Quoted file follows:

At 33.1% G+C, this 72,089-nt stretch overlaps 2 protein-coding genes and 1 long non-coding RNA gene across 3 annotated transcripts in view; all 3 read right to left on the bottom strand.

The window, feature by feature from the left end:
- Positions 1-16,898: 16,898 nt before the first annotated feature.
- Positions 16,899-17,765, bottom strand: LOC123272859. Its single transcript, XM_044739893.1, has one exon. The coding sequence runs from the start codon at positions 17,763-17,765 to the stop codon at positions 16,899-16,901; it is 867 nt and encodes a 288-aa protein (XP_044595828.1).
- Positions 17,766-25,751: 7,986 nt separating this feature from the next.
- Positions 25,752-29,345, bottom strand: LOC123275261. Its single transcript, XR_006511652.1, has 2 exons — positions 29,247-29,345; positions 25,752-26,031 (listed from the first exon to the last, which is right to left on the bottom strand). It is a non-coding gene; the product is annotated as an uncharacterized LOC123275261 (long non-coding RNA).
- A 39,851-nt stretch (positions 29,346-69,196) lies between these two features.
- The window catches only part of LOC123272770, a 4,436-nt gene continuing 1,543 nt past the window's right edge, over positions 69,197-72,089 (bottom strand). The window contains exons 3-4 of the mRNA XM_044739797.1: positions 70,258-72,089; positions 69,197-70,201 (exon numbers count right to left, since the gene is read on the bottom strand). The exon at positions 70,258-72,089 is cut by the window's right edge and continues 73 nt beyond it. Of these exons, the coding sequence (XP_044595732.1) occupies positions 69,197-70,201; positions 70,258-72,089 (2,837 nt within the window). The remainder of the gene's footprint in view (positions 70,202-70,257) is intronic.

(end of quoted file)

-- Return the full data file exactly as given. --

At 33.1% G+C, this 72,089-nt stretch overlaps 2 protein-coding genes and 1 long non-coding RNA gene across 3 annotated transcripts in view; all 3 read right to left on the bottom strand.

The window, feature by feature from the left end:
- Positions 1-16,898: 16,898 nt before the first annotated feature.
- Positions 16,899-17,765, bottom strand: LOC123272859. Its single transcript, XM_044739893.1, has one exon. The coding sequence runs from the start codon at positions 17,763-17,765 to the stop codon at positions 16,899-16,901; it is 867 nt and encodes a 288-aa protein (XP_044595828.1).
- Positions 17,766-25,751: 7,986 nt separating this feature from the next.
- Positions 25,752-29,345, bottom strand: LOC123275261. Its single transcript, XR_006511652.1, has 2 exons — positions 29,247-29,345; positions 25,752-26,031 (listed from the first exon to the last, which is right to left on the bottom strand). It is a non-coding gene; the product is annotated as an uncharacterized LOC123275261 (long non-coding RNA).
- A 39,851-nt stretch (positions 29,346-69,196) lies between these two features.
- The window catches only part of LOC123272770, a 4,436-nt gene continuing 1,543 nt past the window's right edge, over positions 69,197-72,089 (bottom strand). The window contains exons 3-4 of the mRNA XM_044739797.1: positions 70,258-72,089; positions 69,197-70,201 (exon numbers count right to left, since the gene is read on the bottom strand). The exon at positions 70,258-72,089 is cut by the window's right edge and continues 73 nt beyond it. Of these exons, the coding sequence (XP_044595732.1) occupies positions 69,197-70,201; positions 70,258-72,089 (2,837 nt within the window). The remainder of the gene's footprint in view (positions 70,202-70,257) is intronic.